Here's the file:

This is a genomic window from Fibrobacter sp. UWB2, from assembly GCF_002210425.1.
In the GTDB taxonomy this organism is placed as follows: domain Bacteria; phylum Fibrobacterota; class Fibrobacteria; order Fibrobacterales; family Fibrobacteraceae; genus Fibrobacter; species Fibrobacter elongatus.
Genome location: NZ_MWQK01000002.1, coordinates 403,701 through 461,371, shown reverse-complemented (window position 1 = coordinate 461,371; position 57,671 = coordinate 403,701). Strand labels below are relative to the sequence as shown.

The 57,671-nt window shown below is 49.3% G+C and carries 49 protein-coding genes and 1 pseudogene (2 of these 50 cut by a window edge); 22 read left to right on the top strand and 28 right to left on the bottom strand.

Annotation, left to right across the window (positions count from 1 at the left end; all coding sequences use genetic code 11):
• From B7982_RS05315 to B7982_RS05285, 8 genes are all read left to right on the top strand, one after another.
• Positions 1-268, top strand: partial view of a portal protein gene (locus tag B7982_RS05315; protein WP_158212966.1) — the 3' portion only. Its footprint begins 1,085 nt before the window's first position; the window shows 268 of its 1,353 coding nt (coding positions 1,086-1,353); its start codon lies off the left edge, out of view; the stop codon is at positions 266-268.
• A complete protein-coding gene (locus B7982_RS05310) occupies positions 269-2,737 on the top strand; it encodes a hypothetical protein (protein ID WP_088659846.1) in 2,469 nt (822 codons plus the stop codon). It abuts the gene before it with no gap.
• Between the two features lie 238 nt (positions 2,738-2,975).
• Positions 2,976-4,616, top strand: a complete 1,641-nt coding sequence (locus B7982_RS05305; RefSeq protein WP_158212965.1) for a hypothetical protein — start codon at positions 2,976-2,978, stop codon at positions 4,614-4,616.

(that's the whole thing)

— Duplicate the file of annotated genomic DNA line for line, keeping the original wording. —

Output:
This is a genomic window from Fibrobacter sp. UWB2, from assembly GCF_002210425.1.
In the GTDB taxonomy this organism is placed as follows: domain Bacteria; phylum Fibrobacterota; class Fibrobacteria; order Fibrobacterales; family Fibrobacteraceae; genus Fibrobacter; species Fibrobacter elongatus.
Genome location: NZ_MWQK01000002.1, coordinates 403,701 through 461,371, shown reverse-complemented (window position 1 = coordinate 461,371; position 57,671 = coordinate 403,701). Strand labels below are relative to the sequence as shown.

The 57,671-nt window shown below is 49.3% G+C and carries 49 protein-coding genes and 1 pseudogene (2 of these 50 cut by a window edge); 22 read left to right on the top strand and 28 right to left on the bottom strand.

Annotation, left to right across the window (positions count from 1 at the left end; all coding sequences use genetic code 11):
• From B7982_RS05315 to B7982_RS05285, 8 genes are all read left to right on the top strand, one after another.
• Positions 1-268, top strand: partial view of a portal protein gene (locus tag B7982_RS05315; protein WP_158212966.1) — the 3' portion only. Its footprint begins 1,085 nt before the window's first position; the window shows 268 of its 1,353 coding nt (coding positions 1,086-1,353); its start codon lies off the left edge, out of view; the stop codon is at positions 266-268.
• A complete protein-coding gene (locus B7982_RS05310) occupies positions 269-2,737 on the top strand; it encodes a hypothetical protein (protein ID WP_088659846.1) in 2,469 nt (822 codons plus the stop codon). It abuts the gene before it with no gap.
• Between the two features lie 238 nt (positions 2,738-2,975).
• Positions 2,976-4,616, top strand: a complete 1,641-nt coding sequence (locus B7982_RS05305; RefSeq protein WP_158212965.1) for a hypothetical protein — start codon at positions 2,976-2,978, stop codon at positions 4,614-4,616.